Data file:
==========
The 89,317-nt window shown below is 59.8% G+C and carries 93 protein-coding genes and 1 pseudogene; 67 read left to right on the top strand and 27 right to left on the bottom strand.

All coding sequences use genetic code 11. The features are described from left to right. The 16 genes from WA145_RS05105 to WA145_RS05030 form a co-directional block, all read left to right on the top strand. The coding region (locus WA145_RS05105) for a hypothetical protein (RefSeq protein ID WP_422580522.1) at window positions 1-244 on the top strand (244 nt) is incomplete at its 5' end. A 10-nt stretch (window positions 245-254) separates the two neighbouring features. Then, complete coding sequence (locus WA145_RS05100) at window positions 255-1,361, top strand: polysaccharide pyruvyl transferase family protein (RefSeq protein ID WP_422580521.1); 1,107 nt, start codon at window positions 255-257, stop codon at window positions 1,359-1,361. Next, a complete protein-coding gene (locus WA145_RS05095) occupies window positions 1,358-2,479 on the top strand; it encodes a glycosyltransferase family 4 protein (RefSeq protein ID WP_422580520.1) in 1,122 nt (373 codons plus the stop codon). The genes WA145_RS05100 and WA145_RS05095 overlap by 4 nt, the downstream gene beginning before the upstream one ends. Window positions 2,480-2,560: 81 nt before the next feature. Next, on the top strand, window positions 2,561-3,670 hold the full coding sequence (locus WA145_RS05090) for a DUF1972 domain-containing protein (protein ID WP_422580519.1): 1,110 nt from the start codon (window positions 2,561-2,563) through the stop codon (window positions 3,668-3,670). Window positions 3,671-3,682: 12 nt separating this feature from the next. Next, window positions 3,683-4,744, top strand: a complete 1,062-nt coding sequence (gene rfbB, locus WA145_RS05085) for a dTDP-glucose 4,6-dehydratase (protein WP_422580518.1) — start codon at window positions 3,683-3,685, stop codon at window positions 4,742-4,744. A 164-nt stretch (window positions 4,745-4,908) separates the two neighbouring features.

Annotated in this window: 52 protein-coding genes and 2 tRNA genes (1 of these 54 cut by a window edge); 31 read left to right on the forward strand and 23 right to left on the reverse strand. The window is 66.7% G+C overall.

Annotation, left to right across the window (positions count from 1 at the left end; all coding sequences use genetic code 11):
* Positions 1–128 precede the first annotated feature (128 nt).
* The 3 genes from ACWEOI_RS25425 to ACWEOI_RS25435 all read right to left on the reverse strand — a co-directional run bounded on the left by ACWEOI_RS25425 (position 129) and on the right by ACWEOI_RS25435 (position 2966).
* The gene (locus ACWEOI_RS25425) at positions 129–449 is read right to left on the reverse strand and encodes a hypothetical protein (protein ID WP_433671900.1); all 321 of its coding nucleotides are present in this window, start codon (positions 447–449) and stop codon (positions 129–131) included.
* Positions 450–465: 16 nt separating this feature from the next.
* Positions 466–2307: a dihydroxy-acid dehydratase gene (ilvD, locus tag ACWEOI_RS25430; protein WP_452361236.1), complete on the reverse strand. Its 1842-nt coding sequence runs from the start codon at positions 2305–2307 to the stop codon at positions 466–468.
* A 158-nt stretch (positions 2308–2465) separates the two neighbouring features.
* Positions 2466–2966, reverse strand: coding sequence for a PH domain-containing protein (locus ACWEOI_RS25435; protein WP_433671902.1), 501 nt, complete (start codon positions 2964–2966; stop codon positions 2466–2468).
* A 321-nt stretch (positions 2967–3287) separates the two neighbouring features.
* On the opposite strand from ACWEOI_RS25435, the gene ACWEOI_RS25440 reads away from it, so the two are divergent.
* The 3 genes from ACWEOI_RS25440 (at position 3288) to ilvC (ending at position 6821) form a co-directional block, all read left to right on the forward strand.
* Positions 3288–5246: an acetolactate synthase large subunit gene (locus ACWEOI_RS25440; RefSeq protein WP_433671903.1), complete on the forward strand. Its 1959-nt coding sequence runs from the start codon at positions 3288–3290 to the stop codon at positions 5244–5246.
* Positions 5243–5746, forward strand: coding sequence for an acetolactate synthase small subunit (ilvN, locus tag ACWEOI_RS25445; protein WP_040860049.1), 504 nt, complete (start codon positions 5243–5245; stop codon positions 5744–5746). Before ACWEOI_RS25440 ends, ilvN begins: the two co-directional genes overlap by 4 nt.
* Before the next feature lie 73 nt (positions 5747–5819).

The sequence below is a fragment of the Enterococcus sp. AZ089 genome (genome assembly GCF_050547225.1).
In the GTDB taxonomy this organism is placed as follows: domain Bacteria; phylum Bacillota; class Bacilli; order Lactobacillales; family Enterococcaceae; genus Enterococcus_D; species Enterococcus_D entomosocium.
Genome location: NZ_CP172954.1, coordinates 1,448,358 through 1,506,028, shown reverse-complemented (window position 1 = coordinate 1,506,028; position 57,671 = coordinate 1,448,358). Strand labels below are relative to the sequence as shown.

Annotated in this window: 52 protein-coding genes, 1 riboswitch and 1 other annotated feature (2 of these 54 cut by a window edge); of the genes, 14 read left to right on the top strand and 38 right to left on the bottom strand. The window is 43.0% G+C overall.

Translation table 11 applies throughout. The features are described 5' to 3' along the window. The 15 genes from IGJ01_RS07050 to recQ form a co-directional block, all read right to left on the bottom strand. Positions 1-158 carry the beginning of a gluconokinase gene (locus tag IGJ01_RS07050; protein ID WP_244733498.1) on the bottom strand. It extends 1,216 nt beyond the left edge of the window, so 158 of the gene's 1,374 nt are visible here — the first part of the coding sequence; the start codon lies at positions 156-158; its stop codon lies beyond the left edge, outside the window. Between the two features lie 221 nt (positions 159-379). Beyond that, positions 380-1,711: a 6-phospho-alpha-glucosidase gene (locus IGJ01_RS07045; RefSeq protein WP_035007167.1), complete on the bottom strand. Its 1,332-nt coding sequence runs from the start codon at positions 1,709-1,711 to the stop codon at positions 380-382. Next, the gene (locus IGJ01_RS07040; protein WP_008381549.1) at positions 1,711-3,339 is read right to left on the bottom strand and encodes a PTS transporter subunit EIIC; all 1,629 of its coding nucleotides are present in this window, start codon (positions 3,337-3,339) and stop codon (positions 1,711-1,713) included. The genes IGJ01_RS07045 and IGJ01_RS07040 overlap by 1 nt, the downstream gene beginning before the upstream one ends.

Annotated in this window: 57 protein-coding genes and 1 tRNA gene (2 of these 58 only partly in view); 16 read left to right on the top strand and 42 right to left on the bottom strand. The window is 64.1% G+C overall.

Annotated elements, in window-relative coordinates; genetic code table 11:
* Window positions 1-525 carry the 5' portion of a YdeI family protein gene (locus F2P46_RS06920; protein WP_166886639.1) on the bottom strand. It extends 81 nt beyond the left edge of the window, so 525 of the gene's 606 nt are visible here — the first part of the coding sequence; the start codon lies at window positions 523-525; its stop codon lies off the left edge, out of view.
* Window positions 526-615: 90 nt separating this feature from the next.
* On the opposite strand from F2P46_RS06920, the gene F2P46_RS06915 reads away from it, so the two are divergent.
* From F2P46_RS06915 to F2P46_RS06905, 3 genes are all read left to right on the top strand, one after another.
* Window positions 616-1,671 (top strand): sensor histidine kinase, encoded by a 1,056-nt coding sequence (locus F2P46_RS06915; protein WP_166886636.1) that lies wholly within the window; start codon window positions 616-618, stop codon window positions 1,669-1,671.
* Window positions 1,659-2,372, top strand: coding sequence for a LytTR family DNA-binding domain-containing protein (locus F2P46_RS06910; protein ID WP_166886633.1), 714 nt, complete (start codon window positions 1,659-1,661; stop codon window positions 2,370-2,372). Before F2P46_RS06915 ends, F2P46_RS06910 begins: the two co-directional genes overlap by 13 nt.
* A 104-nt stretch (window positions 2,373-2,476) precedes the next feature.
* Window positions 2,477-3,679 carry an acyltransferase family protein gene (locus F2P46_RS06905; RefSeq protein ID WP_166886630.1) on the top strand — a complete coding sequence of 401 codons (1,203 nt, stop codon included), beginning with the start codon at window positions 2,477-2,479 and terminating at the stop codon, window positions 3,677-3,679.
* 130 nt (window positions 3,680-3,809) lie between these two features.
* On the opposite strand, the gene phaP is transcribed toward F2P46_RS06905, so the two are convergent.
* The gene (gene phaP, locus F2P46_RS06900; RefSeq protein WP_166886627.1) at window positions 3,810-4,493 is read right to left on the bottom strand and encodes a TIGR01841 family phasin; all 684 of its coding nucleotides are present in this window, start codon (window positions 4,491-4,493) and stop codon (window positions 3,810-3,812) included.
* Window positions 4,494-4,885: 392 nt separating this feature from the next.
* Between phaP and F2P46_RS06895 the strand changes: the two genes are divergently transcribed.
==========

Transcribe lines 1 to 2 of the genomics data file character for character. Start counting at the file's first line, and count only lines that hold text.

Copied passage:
The 89,317-nt window shown below is 59.8% G+C and carries 93 protein-coding genes and 1 pseudogene; 67 read left to right on the top strand and 27 right to left on the bottom strand.

All coding sequences use genetic code 11. The features are described from left to right. The 16 genes from WA145_RS05105 to WA145_RS05030 form a co-directional block, all read left to right on the top strand. The coding region (locus WA145_RS05105) for a hypothetical protein (RefSeq protein ID WP_422580522.1) at window positions 1-244 on the top strand (244 nt) is incomplete at its 5' end. A 10-nt stretch (window positions 245-254) separates the two neighbouring features. Then, complete coding sequence (locus WA145_RS05100) at window positions 255-1,361, top strand: polysaccharide pyruvyl transferase family protein (RefSeq protein ID WP_422580521.1); 1,107 nt, start codon at window positions 255-257, stop codon at window positions 1,359-1,361. Next, a complete protein-coding gene (locus WA145_RS05095) occupies window positions 1,358-2,479 on the top strand; it encodes a glycosyltransferase family 4 protein (RefSeq protein ID WP_422580520.1) in 1,122 nt (373 codons plus the stop codon). The genes WA145_RS05100 and WA145_RS05095 overlap by 4 nt, the downstream gene beginning before the upstream one ends. Window positions 2,480-2,560: 81 nt before the next feature. Next, on the top strand, window positions 2,561-3,670 hold the full coding sequence (locus WA145_RS05090) for a DUF1972 domain-containing protein (protein ID WP_422580519.1): 1,110 nt from the start codon (window positions 2,561-2,563) through the stop codon (window positions 3,668-3,670). Window positions 3,671-3,682: 12 nt separating this feature from the next. Next, window positions 3,683-4,744, top strand: a complete 1,062-nt coding sequence (gene rfbB, locus WA145_RS05085) for a dTDP-glucose 4,6-dehydratase (protein WP_422580518.1) — start codon at window positions 3,683-3,685, stop codon at window positions 4,742-4,744. A 164-nt stretch (window positions 4,745-4,908) separates the two neighbouring features.